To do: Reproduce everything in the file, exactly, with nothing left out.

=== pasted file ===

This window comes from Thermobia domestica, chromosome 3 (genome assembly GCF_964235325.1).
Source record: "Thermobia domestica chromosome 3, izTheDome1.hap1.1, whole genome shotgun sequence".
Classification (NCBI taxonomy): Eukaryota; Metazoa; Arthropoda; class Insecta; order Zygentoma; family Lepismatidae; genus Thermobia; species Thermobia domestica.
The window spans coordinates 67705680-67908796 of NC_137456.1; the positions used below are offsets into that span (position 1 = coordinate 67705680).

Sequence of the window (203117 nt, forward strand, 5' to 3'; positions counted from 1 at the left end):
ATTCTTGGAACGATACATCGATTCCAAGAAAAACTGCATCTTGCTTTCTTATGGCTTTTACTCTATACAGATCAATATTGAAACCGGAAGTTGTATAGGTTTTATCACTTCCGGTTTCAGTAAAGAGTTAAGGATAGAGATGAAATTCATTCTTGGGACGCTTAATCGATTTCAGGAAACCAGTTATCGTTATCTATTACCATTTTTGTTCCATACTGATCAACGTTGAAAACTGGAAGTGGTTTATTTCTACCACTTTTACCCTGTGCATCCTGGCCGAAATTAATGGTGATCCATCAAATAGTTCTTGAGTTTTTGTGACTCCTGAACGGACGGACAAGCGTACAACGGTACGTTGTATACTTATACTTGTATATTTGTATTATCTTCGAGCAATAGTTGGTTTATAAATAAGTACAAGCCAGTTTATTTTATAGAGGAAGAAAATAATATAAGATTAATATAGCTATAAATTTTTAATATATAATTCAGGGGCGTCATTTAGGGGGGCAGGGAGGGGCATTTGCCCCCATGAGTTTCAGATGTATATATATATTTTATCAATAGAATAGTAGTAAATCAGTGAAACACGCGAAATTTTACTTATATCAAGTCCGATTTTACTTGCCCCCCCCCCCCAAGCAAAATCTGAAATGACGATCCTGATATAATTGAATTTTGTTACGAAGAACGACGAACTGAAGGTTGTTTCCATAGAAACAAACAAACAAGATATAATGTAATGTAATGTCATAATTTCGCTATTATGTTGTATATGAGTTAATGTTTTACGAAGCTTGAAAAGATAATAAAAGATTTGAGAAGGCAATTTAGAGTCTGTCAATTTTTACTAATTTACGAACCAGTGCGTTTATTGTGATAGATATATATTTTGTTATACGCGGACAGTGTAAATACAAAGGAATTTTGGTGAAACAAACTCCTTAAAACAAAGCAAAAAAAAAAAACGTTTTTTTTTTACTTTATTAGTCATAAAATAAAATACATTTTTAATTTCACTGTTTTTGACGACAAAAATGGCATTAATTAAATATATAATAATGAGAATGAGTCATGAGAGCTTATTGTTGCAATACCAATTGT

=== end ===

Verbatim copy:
This window comes from Thermobia domestica, chromosome 3 (genome assembly GCF_964235325.1).
Source record: "Thermobia domestica chromosome 3, izTheDome1.hap1.1, whole genome shotgun sequence".
Classification (NCBI taxonomy): Eukaryota; Metazoa; Arthropoda; class Insecta; order Zygentoma; family Lepismatidae; genus Thermobia; species Thermobia domestica.
The window spans coordinates 67705680-67908796 of NC_137456.1; the positions used below are offsets into that span (position 1 = coordinate 67705680).

Sequence of the window (203117 nt, forward strand, 5' to 3'; positions counted from 1 at the left end):
ATTCTTGGAACGATACATCGATTCCAAGAAAAACTGCATCTTGCTTTCTTATGGCTTTTACTCTATACAGATCAATATTGAAACCGGAAGTTGTATAGGTTTTATCACTTCCGGTTTCAGTAAAGAGTTAAGGATAGAGATGAAATTCATTCTTGGGACGCTTAATCGATTTCAGGAAACCAGTTATCGTTATCTATTACCATTTTTGTTCCATACTGATCAACGTTGAAAACTGGAAGTGGTTTATTTCTACCACTTTTACCCTGTGCATCCTGGCCGAAATTAATGGTGATCCATCAAATAGTTCTTGAGTTTTTGTGACTCCTGAACGGACGGACAAGCGTACAACGGTACGTTGTATACTTATACTTGTATATTTGTATTATCTTCGAGCAATAGTTGGTTTATAAATAAGTACAAGCCAGTTTATTTTATAGAGGAAGAAAATAATATAAGATTAATATAGCTATAAATTTTTAATATATAATTCAGGGGCGTCATTTAGGGGGGCAGGGAGGGGCATTTGCCCCCATGAGTTTCAGATGTATATATATATTTTATCAATAGAATAGTAGTAAATCAGTGAAACACGCGAAATTTTACTTATATCAAGTCCGATTTTACTTGCCCCCCCCCCCCAAGCAAAATCTGAAATGACGATCCTGATATAATTGAATTTTGTTACGAAGAACGACGAACTGAAGGTTGTTTCCATAGAAACAAACAAACAAGATATAATGTAATGTAATGTCATAATTTCGCTATTATGTTGTATATGAGTTAATGTTTTACGAAGCTTGAAAAGATAATAAAAGATTTGAGAAGGCAATTTAGAGTCTGTCAATTTTTACTAATTTACGAACCAGTGCGTTTATTGTGATAGATATATATTTTGTTATACGCGGACAGTGTAAATACAAAGGAATTTTGGTGAAACAAACTCCTTAAAACAAAGCAAAAAAAAAAAACGTTTTTTTTTTACTTTATTAGTCATAAAATAAAATACATTTTTAATTTCACTGTTTTTGACGACAAAAATGGCATTAATTAAATATATAATAATGAGAATGAGTCATGAGAGCTTATTGTTGCAATACCAATTGT